Boris Johnson will visit India in January in an effort to boost trade and promote his “Global Britain” agenda.
The visit will come shortly after the UK leaves the European Union’s single market and customs union and is a sign that the Prime Minister intends to focus on building links in the Indo-Pacific region.
Mr Johnson will also invite India to attend the G7 summit hosted by the UK in 2021 as a guest nation, along with South Korea and Australia.
During the visit, the Prime Minister will be only the second British leader since Indian independence to attend the country’s annual Republic Day parade in New Delhi as guest of honour, after Sir John Major in 1993.
The Prime Minister was invited to India by counterpart Narendra Modi.
The Prime Minister said: “I am absolutely delighted to be visiting India next year at the start of an exciting year for Global Britain, and look forward to delivering the quantum leap in our bilateral relationship that Prime Minister Modi and I have pledged to achieve.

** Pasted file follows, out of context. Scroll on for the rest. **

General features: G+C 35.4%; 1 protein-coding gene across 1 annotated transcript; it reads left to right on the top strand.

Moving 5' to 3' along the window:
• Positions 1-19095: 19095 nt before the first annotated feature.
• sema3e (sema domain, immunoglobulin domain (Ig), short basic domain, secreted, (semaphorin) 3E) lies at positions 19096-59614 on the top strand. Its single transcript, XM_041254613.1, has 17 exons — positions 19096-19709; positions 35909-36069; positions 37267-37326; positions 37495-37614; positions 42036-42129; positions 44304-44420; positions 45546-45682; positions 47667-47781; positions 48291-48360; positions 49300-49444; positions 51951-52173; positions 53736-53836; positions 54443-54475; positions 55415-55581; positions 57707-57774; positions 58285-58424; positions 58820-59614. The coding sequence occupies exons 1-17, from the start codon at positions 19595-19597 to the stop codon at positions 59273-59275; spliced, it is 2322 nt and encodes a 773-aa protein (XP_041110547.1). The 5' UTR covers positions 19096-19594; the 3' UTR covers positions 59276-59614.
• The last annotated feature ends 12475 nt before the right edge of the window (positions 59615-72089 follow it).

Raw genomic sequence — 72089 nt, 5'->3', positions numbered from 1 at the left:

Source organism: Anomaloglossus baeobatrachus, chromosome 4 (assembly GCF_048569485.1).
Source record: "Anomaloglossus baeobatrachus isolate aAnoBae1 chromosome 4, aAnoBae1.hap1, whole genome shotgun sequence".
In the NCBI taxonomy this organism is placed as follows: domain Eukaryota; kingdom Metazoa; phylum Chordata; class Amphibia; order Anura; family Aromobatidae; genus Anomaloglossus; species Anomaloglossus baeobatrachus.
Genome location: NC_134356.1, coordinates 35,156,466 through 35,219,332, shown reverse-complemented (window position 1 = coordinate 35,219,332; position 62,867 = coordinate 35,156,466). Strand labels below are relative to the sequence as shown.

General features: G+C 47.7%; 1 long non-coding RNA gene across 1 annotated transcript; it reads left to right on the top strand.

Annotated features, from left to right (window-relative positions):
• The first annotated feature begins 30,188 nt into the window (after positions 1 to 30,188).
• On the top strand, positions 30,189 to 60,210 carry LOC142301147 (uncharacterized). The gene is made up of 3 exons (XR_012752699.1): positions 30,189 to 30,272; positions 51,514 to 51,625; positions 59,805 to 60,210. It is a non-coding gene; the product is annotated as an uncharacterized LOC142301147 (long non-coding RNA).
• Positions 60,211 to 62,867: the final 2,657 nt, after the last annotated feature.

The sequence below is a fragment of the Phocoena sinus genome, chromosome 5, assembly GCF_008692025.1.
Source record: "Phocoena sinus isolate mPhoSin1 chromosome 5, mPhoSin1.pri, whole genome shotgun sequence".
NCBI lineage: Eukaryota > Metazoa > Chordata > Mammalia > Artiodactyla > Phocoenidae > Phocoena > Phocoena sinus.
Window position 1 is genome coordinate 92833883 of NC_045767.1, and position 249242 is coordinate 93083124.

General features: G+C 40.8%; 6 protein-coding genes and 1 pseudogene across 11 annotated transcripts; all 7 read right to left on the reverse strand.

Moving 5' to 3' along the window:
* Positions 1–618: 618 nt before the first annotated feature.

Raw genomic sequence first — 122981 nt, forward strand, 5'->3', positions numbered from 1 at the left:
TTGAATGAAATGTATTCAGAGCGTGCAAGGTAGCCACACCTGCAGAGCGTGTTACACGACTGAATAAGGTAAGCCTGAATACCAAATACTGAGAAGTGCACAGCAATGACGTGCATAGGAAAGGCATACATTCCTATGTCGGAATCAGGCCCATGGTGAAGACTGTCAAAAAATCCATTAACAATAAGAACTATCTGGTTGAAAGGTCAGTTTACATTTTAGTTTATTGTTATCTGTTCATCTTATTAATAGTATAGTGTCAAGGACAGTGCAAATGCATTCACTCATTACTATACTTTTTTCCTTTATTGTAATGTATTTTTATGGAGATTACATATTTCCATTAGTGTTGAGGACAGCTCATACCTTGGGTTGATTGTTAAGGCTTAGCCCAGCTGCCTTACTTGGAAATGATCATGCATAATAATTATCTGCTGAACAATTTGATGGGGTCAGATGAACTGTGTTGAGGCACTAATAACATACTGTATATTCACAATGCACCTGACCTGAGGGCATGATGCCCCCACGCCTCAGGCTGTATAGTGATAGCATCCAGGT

“As a key player in the Indo-Pacific region, India is an increasingly indispensable partner for the United Kingdom as we work to boost jobs and growth, confront shared threats to our security and protect our planet.”
It will be the first major bilateral visit of the Johnson premiership, a period which has seen travel curtailed by the coronavirus pandemic.
Downing Street emphasised the importance of trade links between the two countries, with 842 Indian companies in the UK with a combined turnover of £41.2 billion and more than 400 British firms in India.
India supplies more than 50% of the world’s vaccines, with a billion doses of the Oxford/AstraZeneca coronavirus vaccine being manufactured in Pune, and the UK sourced 11 million face masks and three million packets of paracetamol from the country during the pandemic.
Officials said the visit would provide Mr Johnson with the chance to focus on his international priorities for 2021 – trade and investment, defence, health and climate change.
During the course of 2021, the UK will host both the G7 and the United Nations COP26 climate summits, as well as a global education conference aimed at getting girls into school, and an event to mark the first meeting of the UN General Assembly in London in 1946.